The secret life of a board game geek…

It’s true, I am famous on the internet!  To see how, you need to read further…

As noted in my recent article, I love board games!  One thing I didn’t have time to go into in that article are the many “expansions” that have come out for many popular games.  Expansions breathe new life to a familiar game by adding new rules and generally add new game components such as advanced pieces, or a new map.  They generally increase the length and complexity of the game they expand, and they vary from a few dollars for a few cards and new rules, to nearly the same price as the game they expand.

As much as I love board games, I am addictied to expansions!  This is despite the fact that they rarely provide significantly more fun than the original game itself.  It’s worth calling out a few ppoular games to see how their expansions extend the gameplay experience:

  • The Settlers of Catan is the archetypal mainstream eurogame.  It has as many reissues, expansions, and spin-off games with similar rules as any other game.  The most famous expansion for this game is the Cities and Knights of Catan, which is on the higher end of the scale in terms of added complexity and cost.  It turns a game which can frequently be completed in around an hour into a game which frequently takes 2 hours or more.  I really enjoy this expansion, but it is practically a whole new, more complex game based on the idea of the original.  This is a good example of a large expansion which makes you really rethink your approach to the game.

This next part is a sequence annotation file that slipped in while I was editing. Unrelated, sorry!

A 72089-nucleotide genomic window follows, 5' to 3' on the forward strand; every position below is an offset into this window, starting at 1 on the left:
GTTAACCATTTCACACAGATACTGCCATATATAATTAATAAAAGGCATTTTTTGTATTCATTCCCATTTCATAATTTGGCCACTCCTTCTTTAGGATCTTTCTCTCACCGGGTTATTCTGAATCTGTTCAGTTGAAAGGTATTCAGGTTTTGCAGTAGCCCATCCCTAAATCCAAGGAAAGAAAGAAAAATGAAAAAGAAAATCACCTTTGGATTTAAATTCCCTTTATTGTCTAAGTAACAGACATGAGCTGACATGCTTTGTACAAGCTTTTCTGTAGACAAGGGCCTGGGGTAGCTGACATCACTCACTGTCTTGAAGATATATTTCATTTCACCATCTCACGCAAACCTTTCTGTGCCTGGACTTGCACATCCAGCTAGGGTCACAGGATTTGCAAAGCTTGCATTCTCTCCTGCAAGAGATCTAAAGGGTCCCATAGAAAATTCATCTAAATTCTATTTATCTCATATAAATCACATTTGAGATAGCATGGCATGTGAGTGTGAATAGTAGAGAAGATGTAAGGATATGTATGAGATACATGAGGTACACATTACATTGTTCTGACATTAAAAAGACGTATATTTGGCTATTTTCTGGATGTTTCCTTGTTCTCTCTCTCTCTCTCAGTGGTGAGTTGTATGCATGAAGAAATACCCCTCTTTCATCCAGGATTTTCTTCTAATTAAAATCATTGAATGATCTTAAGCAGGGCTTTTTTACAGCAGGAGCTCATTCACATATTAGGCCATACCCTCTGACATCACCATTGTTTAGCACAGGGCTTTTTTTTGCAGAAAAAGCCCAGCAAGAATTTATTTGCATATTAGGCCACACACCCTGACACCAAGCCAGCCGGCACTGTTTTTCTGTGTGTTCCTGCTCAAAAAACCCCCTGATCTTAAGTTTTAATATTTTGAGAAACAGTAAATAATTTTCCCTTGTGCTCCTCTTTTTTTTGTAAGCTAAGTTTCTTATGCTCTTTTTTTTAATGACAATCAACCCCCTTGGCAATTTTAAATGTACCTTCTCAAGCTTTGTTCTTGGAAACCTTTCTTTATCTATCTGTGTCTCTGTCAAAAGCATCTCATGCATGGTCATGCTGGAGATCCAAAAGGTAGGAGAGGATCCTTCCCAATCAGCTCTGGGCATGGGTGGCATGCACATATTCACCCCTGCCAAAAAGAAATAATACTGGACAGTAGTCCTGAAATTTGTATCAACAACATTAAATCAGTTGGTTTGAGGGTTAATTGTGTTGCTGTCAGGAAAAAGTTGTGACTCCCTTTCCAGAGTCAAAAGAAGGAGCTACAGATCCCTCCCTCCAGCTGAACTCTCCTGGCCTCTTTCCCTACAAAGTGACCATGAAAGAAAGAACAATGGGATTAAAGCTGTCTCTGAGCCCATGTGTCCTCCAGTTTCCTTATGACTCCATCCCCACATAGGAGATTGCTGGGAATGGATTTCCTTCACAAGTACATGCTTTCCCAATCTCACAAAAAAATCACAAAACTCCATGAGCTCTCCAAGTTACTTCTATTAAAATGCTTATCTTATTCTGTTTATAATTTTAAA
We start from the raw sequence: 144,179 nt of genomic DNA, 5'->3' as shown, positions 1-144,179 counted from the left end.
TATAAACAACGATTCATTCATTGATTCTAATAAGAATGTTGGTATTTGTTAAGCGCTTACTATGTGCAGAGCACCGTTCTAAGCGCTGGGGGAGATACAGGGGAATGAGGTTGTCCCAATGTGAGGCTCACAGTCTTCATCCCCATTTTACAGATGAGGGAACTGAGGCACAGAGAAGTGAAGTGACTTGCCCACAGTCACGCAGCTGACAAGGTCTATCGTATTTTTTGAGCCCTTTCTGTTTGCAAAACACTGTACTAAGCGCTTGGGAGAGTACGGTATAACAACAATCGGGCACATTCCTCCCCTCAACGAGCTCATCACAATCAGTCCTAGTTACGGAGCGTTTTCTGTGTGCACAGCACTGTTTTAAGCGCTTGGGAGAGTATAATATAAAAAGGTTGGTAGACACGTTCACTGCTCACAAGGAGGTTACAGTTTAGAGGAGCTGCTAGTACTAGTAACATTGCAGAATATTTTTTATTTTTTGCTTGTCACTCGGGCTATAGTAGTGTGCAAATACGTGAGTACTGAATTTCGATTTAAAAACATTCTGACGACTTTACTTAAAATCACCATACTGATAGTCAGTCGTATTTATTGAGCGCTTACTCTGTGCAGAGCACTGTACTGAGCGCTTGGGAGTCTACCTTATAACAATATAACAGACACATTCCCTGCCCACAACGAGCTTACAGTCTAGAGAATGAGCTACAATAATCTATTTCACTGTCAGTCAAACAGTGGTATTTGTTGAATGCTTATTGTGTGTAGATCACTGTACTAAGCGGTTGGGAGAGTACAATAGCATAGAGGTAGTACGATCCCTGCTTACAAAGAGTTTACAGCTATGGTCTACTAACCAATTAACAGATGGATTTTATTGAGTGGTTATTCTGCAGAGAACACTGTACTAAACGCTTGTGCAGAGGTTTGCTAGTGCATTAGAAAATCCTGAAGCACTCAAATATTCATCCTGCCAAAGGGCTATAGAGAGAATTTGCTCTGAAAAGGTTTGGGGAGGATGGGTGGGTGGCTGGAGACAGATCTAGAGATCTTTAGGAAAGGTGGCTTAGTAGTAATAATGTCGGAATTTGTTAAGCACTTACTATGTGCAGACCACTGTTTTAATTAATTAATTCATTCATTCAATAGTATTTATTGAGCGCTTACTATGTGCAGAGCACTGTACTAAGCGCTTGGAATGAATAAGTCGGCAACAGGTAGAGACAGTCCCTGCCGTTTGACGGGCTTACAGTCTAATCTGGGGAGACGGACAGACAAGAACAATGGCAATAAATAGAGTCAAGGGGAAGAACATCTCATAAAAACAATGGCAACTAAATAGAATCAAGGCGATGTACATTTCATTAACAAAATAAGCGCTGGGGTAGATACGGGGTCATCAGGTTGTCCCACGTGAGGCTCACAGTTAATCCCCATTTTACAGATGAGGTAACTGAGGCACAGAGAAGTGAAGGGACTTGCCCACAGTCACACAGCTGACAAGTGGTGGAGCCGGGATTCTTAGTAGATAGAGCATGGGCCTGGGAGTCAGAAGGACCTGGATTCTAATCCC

• Race for the Galaxy is a recent card game.  As I noted in my earlier article, it is complex to learn but fun to master.  It has two expansions so far, both adding relatively little new material and rules.  Unfortunately, the expansions are pretty pricey for what they add.  The first expansion, The Gathering Storm, simply built on the rules of the original, providing a little more options for growth, without changing the formula for success.  The second expansion,  Rebel vs. Imperium, added new attack mechanics which changed the tone of the game and increased the complexity a good bit.  Overall, both are examples of mid-sized expansions which evolve the game by adding new ways to win, without breaking old techniques.